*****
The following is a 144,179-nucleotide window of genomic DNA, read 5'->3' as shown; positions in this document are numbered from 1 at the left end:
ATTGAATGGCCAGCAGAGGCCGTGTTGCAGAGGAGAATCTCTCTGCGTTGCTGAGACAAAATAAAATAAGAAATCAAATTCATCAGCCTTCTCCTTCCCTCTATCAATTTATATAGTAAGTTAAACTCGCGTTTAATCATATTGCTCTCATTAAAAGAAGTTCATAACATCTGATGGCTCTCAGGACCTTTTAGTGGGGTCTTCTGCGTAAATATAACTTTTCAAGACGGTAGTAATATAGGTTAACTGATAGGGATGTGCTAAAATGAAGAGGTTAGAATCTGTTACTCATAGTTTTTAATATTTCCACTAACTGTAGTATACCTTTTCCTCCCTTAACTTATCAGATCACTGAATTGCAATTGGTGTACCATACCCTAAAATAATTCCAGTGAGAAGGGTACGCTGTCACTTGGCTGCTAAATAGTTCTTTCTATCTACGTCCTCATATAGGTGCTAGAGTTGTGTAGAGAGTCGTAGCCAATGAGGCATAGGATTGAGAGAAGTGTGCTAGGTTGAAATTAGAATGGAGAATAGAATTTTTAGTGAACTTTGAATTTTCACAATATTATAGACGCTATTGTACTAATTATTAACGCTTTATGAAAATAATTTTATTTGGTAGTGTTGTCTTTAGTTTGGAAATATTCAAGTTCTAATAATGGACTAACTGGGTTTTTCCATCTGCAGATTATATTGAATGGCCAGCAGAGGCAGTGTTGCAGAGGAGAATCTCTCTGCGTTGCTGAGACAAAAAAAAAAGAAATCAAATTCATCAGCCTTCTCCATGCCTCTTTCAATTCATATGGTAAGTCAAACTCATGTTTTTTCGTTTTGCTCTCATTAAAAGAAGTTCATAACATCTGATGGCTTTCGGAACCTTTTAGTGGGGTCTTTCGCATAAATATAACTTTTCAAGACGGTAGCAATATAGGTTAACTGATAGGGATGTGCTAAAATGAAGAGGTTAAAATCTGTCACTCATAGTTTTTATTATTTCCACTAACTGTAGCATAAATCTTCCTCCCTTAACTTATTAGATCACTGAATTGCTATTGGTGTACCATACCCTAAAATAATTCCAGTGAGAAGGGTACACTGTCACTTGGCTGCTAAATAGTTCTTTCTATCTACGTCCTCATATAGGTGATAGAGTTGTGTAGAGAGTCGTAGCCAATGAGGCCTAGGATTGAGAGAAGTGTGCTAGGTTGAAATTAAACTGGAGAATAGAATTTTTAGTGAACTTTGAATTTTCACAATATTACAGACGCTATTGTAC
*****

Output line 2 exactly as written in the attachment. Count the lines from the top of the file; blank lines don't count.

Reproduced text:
ATTGAATGGCCAGCAGAGGCCGTGTTGCAGAGGAGAATCTCTCTGCGTTGCTGAGACAAAATAAAATAAGAAATCAAATTCATCAGCCTTCTCCTTCCCTCTATCAATTTATATAGTAAGTTAAACTCGCGTTTAATCATATTGCTCTCATTAAAAGAAGTTCATAACATCTGATGGCTCTCAGGACCTTTTAGTGGGGTCTTCTGCGTAAATATAACTTTTCAAGACGGTAGTAATATAGGTTAACTGATAGGGATGTGCTAAAATGAAGAGGTTAGAATCTGTTACTCATAGTTTTTAATATTTCCACTAACTGTAGTATACCTTTTCCTCCCTTAACTTATCAGATCACTGAATTGCAATTGGTGTACCATACCCTAAAATAATTCCAGTGAGAAGGGTACGCTGTCACTTGGCTGCTAAATAGTTCTTTCTATCTACGTCCTCATATAGGTGCTAGAGTTGTGTAGAGAGTCGTAGCCAATGAGGCATAGGATTGAGAGAAGTGTGCTAGGTTGAAATTAGAATGGAGAATAGAATTTTTAGTGAACTTTGAATTTTCACAATATTATAGACGCTATTGTACTAATTATTAACGCTTTATGAAAATAATTTTATTTGGTAGTGTTGTCTTTAGTTTGGAAATATTCAAGTTCTAATAATGGACTAACTGGGTTTTTCCATCTGCAGATTATATTGAATGGCCAGCAGAGGCAGTGTTGCAGAGGAGAATCTCTCTGCGTTGCTGAGACAAAAAAAAAAGAAATCAAATTCATCAGCCTTCTCCATGCCTCTTTCAATTCATATGGTAAGTCAAACTCATGTTTTTTCGTTTTGCTCTCATTAAAAGAAGTTCATAACATCTGATGGCTTTCGGAACCTTTTAGTGGGGTCTTTCGCATAAATATAACTTTTCAAGACGGTAGCAATATAGGTTAACTGATAGGGATGTGCTAAAATGAAGAGGTTAAAATCTGTCACTCATAGTTTTTATTATTTCCACTAACTGTAGCATAAATCTTCCTCCCTTAACTTATTAGATCACTGAATTGCTATTGGTGTACCATACCCTAAAATAATTCCAGTGAGAAGGGTACACTGTCACTTGGCTGCTAAATAGTTCTTTCTATCTACGTCCTCATATAGGTGATAGAGTTGTGTAGAGAGTCGTAGCCAATGAGGCCTAGGATTGAGAGAAGTGTGCTAGGTTGAAATTAAACTGGAGAATAGAATTTTTAGTGAACTTTGAATTTTCACAATATTACAGACGCTATTGTAC